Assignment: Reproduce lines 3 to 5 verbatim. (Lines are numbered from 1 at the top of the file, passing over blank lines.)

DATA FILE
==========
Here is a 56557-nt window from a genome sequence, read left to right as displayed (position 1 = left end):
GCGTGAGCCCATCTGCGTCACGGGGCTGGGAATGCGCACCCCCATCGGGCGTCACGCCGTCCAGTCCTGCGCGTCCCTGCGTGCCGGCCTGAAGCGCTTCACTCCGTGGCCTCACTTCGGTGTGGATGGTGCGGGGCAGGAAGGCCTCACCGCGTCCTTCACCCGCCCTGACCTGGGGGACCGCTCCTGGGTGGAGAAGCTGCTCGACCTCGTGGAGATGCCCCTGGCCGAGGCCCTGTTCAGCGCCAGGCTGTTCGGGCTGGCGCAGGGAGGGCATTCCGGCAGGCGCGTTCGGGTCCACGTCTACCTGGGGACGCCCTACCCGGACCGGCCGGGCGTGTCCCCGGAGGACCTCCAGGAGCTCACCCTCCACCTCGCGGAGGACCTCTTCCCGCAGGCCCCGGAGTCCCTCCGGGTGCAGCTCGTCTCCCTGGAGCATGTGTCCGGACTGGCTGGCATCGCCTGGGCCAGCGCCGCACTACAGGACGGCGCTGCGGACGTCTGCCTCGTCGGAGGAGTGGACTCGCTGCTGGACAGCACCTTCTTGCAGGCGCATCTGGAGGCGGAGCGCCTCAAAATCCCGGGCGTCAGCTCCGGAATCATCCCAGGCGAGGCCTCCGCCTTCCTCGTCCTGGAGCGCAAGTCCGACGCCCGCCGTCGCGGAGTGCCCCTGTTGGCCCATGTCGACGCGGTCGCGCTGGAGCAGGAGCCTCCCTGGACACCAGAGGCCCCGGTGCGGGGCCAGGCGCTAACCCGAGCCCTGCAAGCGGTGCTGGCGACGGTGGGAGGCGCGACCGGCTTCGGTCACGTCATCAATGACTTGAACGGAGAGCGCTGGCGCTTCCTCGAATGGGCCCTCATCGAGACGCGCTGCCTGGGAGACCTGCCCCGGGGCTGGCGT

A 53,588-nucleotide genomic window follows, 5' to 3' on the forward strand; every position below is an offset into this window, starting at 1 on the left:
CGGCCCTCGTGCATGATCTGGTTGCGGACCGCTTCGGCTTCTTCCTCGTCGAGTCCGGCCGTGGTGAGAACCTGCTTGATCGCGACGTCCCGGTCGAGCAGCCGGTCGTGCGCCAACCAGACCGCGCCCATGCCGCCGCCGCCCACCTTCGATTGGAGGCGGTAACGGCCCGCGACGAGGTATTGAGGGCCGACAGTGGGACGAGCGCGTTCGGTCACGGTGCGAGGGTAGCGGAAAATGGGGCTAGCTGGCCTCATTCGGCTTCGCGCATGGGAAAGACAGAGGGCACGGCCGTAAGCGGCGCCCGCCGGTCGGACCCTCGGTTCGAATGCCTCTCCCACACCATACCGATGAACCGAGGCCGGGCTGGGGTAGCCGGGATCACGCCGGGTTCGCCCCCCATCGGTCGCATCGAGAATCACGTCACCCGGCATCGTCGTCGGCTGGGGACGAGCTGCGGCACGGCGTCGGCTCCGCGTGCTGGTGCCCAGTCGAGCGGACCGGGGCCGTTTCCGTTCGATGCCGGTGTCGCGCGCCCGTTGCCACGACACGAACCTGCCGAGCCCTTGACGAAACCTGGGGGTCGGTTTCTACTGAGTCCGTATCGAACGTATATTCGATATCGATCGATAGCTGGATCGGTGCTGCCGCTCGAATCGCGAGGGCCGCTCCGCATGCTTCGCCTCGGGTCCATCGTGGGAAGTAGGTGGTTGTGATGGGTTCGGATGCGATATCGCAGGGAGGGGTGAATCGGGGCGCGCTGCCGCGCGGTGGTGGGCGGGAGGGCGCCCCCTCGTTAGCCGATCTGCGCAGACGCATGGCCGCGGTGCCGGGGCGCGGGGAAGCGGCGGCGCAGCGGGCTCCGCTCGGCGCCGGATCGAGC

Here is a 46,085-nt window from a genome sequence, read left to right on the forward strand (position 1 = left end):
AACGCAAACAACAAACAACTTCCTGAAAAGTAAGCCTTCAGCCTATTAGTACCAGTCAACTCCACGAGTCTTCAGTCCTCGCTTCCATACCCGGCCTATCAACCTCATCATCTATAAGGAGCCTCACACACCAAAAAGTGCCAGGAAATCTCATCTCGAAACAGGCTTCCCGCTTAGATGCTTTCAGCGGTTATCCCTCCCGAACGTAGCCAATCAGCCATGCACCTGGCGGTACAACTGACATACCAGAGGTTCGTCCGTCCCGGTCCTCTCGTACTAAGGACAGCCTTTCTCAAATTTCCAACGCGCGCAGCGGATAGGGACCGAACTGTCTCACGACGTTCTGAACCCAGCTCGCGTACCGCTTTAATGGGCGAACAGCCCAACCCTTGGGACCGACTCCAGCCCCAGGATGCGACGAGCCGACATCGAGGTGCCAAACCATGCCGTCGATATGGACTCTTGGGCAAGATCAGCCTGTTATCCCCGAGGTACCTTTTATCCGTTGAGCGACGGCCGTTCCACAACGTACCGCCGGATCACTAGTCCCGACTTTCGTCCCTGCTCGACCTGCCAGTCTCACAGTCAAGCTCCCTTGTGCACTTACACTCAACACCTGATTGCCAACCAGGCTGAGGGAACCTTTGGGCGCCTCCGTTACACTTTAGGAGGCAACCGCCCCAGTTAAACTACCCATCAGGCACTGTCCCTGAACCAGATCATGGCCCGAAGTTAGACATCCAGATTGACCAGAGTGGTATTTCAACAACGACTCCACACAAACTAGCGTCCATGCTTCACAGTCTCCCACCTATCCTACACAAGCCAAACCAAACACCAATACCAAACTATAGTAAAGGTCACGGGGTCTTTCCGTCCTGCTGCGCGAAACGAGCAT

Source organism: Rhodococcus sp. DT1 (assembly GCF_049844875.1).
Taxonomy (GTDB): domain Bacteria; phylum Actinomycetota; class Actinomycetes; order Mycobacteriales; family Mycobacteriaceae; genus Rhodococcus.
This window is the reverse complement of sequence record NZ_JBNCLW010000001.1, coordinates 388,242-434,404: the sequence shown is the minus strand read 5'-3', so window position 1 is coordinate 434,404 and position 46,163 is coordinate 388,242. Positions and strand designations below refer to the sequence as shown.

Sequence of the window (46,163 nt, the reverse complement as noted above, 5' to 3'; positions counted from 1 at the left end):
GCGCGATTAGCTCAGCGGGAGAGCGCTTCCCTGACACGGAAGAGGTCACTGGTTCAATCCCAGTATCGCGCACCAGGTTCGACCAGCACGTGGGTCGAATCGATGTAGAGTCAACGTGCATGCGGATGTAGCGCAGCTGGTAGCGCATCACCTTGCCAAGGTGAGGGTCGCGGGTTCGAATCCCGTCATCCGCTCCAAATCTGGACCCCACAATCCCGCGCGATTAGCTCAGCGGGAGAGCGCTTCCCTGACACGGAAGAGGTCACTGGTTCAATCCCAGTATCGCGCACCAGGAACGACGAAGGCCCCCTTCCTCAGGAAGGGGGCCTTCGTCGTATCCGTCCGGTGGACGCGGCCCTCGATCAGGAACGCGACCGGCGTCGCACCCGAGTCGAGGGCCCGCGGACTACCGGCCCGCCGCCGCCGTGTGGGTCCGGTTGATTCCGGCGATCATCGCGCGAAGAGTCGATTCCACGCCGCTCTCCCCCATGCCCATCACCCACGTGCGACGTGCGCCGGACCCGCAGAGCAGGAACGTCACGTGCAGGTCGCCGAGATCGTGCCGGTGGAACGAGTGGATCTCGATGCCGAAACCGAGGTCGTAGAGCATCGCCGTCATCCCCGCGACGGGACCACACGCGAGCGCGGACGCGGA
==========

A 53,588-nucleotide genomic window follows, 5' to 3' on the forward strand; every position below is an offset into this window, starting at 1 on the left:
CGGCCCTCGTGCATGATCTGGTTGCGGACCGCTTCGGCTTCTTCCTCGTCGAGTCCGGCCGTGGTGAGAACCTGCTTGATCGCGACGTCCCGGTCGAGCAGCCGGTCGTGCGCCAACCAGACCGCGCCCATGCCGCCGCCGCCCACCTTCGATTGGAGGCGGTAACGGCCCGCGACGAGGTATTGAGGGCCGACAGTGGGACGAGCGCGTTCGGTCACGGTGCGAGGGTAGCGGAAAATGGGGCTAGCTGGCCTCATTCGGCTTCGCGCATGGGAAAGACAGAGGGCACGGCCGTAAGCGGCGCCCGCCGGTCGGACCCTCGGTTCGAATGCCTCTCCCACACCATACCGATGAACCGAGGCCGGGCTGGGGTAGCCGGGATCACGCCGGGTTCGCCCCCCATCGGTCGCATCGAGAATCACGTCACCCGGCATCGTCGTCGGCTGGGGACGAGCTGCGGCACGGCGTCGGCTCCGCGTGCTGGTGCCCAGTCGAGCGGACCGGGGCCGTTTCCGTTCGATGCCGGTGTCGCGCGCCCGTTGCCACGACACGAACCTGCCGAGCCCTTGACGAAACCTGGGGGTCGGTTTCTACTGAGTCCGTATCGAACGTATATTCGATATCGATCGATAGCTGGATCGGTGCTGCCGCTCGAATCGCGAGGGCCGCTCCGCATGCTTCGCCTCGGGTCCATCGTGGGAAGTAGGTGGTTGTGATGGGTTCGGATGCGATATCGCAGGGAGGGGTGAATCGGGGCGCGCTGCCGCGCGGTGGTGGGCGGGAGGGCGCCCCCTCGTTAGCCGATCTGCGCAGACGCATGGCCGCGGTGCCGGGGCGCGGGGAAGCGGCGGCGCAGCGGGCTCCGCTCGGCGCCGGATCGAGC

Here is a 46,085-nt window from a genome sequence, read left to right on the forward strand (position 1 = left end):